The city is contracting with Utility Financial Solutions of Holland to complete a $24,800 study for Bay City Electric Light & Power to make sure the city is meeting the requirements of new renewable energy legislation and planning for the future.
In separate agreements, the city is contracting with the Michigan Public Power Agency of Lansing to help develop and implement renewable energy and energy optimization plans, which are required by the state under the Clean, Renewable and Efficient Energy Act of 2008.
Phil Newton, electric department director, said the city will work with MPPA to get those plans done by the April 3 deadline. MPPA is assisting several municipal utilities and will charge Bay City about $6,500.
Newton said the $24,800 study being done will analyze the city's long-term costs of services and evaluate ''new energy initiatives.''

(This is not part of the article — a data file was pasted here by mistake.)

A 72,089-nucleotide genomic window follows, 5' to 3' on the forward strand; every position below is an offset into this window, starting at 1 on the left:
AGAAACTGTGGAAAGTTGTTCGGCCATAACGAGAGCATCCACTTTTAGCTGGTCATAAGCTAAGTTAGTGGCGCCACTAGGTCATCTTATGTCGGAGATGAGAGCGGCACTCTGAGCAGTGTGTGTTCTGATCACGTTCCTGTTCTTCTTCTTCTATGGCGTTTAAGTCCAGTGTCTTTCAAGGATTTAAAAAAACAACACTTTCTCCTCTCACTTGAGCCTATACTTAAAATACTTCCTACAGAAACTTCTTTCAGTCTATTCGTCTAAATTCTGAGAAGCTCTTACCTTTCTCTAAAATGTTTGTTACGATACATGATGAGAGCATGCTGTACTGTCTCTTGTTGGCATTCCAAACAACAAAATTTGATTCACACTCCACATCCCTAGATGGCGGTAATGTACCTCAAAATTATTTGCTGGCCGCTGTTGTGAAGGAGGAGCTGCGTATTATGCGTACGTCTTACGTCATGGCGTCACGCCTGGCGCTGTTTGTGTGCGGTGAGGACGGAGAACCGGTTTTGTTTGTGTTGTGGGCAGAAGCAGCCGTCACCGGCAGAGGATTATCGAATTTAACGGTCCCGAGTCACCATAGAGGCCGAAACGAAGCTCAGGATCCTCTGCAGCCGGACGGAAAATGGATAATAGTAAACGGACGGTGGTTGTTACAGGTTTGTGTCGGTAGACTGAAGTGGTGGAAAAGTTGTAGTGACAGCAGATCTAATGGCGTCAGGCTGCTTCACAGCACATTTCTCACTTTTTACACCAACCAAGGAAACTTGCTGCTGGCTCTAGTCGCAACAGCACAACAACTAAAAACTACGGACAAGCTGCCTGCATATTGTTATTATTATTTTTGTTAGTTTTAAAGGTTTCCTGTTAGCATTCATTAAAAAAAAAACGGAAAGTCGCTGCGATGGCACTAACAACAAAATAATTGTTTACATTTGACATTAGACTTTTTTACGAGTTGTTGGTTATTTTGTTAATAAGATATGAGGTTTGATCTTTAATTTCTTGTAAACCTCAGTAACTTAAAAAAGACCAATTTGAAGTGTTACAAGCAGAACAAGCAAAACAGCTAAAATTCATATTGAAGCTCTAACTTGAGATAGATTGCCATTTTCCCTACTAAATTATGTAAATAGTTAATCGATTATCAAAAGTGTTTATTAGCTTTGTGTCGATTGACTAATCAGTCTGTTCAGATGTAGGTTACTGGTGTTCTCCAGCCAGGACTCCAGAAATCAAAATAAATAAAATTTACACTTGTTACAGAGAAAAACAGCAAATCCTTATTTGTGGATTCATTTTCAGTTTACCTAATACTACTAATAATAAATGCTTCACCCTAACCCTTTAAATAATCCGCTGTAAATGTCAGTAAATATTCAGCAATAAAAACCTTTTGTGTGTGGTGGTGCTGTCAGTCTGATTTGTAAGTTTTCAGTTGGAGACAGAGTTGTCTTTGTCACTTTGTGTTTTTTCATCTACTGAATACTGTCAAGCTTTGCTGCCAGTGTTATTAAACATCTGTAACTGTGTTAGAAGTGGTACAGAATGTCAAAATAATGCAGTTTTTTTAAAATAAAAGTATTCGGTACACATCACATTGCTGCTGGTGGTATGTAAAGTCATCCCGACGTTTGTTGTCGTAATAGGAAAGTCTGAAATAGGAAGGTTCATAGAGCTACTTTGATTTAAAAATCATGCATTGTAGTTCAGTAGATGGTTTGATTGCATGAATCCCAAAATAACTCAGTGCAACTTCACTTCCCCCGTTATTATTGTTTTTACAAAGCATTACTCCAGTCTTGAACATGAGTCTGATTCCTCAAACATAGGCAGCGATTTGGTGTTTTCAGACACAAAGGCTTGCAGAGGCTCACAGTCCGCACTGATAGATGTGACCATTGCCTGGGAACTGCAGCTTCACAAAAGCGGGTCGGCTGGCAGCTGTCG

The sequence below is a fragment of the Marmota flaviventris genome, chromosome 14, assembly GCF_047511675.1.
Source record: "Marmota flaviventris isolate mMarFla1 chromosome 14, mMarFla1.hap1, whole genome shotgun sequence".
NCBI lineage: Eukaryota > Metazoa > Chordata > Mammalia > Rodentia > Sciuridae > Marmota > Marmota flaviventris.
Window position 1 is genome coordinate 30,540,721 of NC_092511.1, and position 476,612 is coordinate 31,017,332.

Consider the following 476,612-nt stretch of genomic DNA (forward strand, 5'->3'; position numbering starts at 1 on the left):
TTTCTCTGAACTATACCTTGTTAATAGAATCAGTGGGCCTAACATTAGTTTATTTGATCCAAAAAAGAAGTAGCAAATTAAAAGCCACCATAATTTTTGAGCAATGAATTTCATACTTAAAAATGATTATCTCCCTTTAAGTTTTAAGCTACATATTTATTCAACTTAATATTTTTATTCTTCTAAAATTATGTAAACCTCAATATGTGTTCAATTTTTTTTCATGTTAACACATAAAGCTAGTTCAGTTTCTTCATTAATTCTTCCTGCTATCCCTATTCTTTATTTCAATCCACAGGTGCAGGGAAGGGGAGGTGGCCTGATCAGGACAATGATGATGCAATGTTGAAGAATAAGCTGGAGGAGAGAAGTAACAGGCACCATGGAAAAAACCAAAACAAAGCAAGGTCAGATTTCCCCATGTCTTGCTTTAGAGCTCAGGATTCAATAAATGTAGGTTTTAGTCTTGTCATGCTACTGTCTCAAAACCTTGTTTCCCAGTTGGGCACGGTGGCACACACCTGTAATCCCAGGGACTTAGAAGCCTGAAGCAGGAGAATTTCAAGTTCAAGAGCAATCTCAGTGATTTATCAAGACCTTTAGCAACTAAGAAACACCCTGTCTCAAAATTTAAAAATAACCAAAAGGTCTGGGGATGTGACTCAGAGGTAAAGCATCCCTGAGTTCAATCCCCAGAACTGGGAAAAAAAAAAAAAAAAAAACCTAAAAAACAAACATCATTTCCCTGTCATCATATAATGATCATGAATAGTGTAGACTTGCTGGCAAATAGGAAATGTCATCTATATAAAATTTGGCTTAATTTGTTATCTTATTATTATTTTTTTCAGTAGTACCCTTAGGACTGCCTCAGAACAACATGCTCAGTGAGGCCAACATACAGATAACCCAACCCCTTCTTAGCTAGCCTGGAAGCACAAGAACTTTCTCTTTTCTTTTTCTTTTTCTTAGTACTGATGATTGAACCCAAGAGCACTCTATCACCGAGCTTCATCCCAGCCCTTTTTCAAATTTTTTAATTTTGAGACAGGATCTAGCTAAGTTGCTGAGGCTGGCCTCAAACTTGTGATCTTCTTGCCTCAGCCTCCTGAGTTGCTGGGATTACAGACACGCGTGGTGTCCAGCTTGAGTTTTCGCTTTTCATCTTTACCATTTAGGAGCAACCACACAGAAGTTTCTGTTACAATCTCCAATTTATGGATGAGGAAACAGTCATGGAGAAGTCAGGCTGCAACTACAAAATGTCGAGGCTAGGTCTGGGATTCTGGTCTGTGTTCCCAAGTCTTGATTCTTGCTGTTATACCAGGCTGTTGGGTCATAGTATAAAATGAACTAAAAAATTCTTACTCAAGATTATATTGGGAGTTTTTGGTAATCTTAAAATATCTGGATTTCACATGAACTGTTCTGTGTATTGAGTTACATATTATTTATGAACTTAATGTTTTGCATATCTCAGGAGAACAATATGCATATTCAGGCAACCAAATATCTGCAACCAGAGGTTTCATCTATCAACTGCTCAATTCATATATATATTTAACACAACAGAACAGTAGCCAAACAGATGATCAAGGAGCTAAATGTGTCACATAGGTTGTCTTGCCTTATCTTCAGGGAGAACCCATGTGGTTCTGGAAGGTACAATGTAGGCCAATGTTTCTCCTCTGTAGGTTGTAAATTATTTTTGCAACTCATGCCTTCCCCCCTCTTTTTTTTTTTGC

New state laws require utilities like Bay City Electric Light & Power to get 10 percent of their electricity from renewable sources by 2015. The city already is taking steps in that direction and signed an agreement last August to purchase renewable energy through a landfill gas program.
Newton said the new study will delve more into alternative energy options. It will provide the city, for the first time, suggestions for a ''net metering rate'' for customers who wish to hook up small wind turbines or solar panels on their property and receive credits from the city for power they contribute back to the city's electric distribution system.
City Commission President Christopher J. Shannon, 1st Ward, said the city will be investing up to $6 million to implement a new automatic meter reading system over the next three years that will allow that.
''It's very cool,'' he said. ''I'm a big proponent of distributed generation, so that anyone who wants to get plugged into some of the alternative energy techniques out there can do that.''
The study also will propose an ''electric vehicle charging rate'' for customers with electric vehicles or plug-in hybrids, as well as suggest options for a ''green rate adder'' for customers who wish to buy power from renewable sources in a greater proportion than the required 10 percent.
City Manager Robert V. Belleman said the study also will ensure the city's electric rates are equitable for all rate classes – such as residential, commercial and industrial – and that no one class is underwriting the electricity costs of another.